searching for imperfections

It is currently 9:35 on a Friday night and after hours of cranking out some articles for my internship with The Odyssey, I somehow still have the inspiration and motivation to write this little post.

For whatever reason, I’ve really been noticing how much I point out the imperfections in not only other people, but myself, too, more than I should. What’s the point of being so negative? Everywhere that I go, everywhere that I see people, it’s as if my brain has been hardwired to only find flaws in what I see. “There is no such thing as perfect,” I say to myself, and when I do see something or someone who is pretty darn perfect, I then try even harder to find a flaw.

I’ve gotten pretty good at this “finding yourself” thing this past year after having completely lost who I was for almost two years because of one single person, and I can’t wait for the turns that this journey will take once I get to college, but even though I am happier in this sense and trying to really love who I aspire to be and the entire process of becoming that person, I still look for all of my imperfections. I blame society, whose cold, cold heart has taught us to seek perfection in other things and not ourselves. We know that this is a lie, too, because we can always find imperfections about other people and things thanks to society as well, but we are hardest on ourselves.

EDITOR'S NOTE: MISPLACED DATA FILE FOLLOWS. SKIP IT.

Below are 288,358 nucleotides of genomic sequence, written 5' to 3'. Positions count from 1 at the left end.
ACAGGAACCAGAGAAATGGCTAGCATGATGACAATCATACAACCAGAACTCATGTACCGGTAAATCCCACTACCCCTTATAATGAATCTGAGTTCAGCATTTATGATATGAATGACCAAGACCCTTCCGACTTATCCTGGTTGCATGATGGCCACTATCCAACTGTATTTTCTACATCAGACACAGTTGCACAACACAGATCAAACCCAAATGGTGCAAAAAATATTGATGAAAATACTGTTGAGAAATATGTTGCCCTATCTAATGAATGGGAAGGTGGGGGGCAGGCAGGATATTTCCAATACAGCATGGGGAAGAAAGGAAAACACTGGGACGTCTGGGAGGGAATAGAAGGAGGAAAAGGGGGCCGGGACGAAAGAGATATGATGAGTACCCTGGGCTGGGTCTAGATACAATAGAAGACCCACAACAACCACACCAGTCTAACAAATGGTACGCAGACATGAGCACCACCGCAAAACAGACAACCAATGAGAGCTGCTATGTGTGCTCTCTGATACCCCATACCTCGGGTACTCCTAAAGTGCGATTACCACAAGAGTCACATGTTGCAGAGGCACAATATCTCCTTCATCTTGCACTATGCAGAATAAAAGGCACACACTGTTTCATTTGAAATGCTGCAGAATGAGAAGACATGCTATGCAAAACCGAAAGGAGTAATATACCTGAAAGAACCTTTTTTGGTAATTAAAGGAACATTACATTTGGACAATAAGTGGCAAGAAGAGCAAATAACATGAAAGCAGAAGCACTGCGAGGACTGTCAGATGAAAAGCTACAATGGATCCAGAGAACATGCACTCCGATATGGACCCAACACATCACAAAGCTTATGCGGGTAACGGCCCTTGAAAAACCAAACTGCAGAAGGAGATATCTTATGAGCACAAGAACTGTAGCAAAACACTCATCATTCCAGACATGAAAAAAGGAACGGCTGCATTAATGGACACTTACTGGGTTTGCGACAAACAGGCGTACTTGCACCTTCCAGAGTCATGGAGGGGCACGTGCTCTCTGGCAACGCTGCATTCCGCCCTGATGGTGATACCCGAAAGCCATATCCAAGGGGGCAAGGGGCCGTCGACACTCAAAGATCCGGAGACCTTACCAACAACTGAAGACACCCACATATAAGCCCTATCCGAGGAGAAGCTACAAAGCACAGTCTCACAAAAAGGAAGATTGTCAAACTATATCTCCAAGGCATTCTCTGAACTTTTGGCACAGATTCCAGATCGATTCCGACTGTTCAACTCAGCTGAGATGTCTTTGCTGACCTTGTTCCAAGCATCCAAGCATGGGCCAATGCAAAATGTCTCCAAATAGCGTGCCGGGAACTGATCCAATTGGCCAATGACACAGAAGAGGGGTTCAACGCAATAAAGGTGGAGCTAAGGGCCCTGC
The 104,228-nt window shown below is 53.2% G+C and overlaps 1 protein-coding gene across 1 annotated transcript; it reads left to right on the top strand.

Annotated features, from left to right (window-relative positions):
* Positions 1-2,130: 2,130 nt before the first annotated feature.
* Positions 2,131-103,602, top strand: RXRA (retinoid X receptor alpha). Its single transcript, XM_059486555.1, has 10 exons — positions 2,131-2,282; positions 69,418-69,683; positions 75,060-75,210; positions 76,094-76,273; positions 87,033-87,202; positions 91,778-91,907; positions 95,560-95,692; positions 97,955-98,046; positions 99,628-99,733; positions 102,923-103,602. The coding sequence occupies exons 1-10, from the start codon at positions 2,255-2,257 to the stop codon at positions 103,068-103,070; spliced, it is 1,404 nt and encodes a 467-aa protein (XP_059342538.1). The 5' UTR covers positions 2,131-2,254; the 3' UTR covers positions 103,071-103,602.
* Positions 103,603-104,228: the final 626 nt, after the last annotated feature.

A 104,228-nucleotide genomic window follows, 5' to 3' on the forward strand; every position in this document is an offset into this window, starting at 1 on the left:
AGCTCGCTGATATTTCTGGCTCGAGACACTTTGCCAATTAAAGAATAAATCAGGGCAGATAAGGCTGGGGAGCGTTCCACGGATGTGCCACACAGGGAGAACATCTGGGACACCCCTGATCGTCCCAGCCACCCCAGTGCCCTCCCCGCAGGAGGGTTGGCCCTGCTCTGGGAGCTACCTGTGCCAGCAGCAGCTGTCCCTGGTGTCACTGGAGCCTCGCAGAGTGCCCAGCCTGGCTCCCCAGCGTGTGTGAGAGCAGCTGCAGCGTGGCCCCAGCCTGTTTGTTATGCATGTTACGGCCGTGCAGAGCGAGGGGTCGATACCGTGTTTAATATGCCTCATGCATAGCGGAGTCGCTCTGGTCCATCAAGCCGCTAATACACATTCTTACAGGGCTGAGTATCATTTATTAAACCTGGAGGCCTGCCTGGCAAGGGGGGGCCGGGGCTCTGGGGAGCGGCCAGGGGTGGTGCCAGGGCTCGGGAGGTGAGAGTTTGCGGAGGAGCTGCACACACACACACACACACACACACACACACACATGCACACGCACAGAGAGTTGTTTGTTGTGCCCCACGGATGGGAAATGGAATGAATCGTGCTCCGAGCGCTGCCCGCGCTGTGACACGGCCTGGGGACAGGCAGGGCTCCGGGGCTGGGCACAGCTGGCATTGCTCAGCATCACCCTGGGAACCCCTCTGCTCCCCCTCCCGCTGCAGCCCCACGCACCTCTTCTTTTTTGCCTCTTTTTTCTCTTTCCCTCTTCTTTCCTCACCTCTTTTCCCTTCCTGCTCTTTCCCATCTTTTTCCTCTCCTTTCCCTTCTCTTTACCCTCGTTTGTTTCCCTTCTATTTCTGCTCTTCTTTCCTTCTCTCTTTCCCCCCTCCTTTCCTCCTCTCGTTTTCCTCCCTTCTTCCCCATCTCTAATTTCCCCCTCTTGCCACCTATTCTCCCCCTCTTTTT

“These clothes look terrible, my arms are too fat, my thighs too big, my hair too thin and frizzy, my ankles too wide, my calves too big, my shoulders too broad, my face too round, my double chin always being present, my stomach too big waist too big hips too wide,” blah, blah, blah, the list goes on, you get the point.

These are all things that I say about myself on the daily, and while I know that I can never make them disappear completely, I have to wonder why they deserve all of this space in my brain. And when I see someone that I am either jealous of or think is really cool and being-my-friend worthy I always somehow find everything that I don’t like about them, as if I just cannot accept that they are uniquely beautiful.

We are all beautiful, and nothing is perfect. (There are some ugly people out there not because of how they look but what they do, I know, but it kills my thunder here). Why don’t we all try to find beauty in the imperfections since they take up so much of our thought space? Why don’t I try to think of my weirdly-shaped body that no one else seems to have and my ridiculously round face as things that make me unique? Things that make me different from others and beautiful as a human being. We are all beautiful whether we acknowledge it or not. We all only get one shot at life on Earth and we make ourselves miserable every single day trying to focus on making everything imperfect, when the real beauty is in the imperfections.

Search for imperfections, like we all so naturally do, and instead of searching for zealous negativity, search for the beauty, because the most beautiful things in life are found in the imperfections.

This was some truly motivational shiz. Very unlike myself. But take it as you will.

Emma

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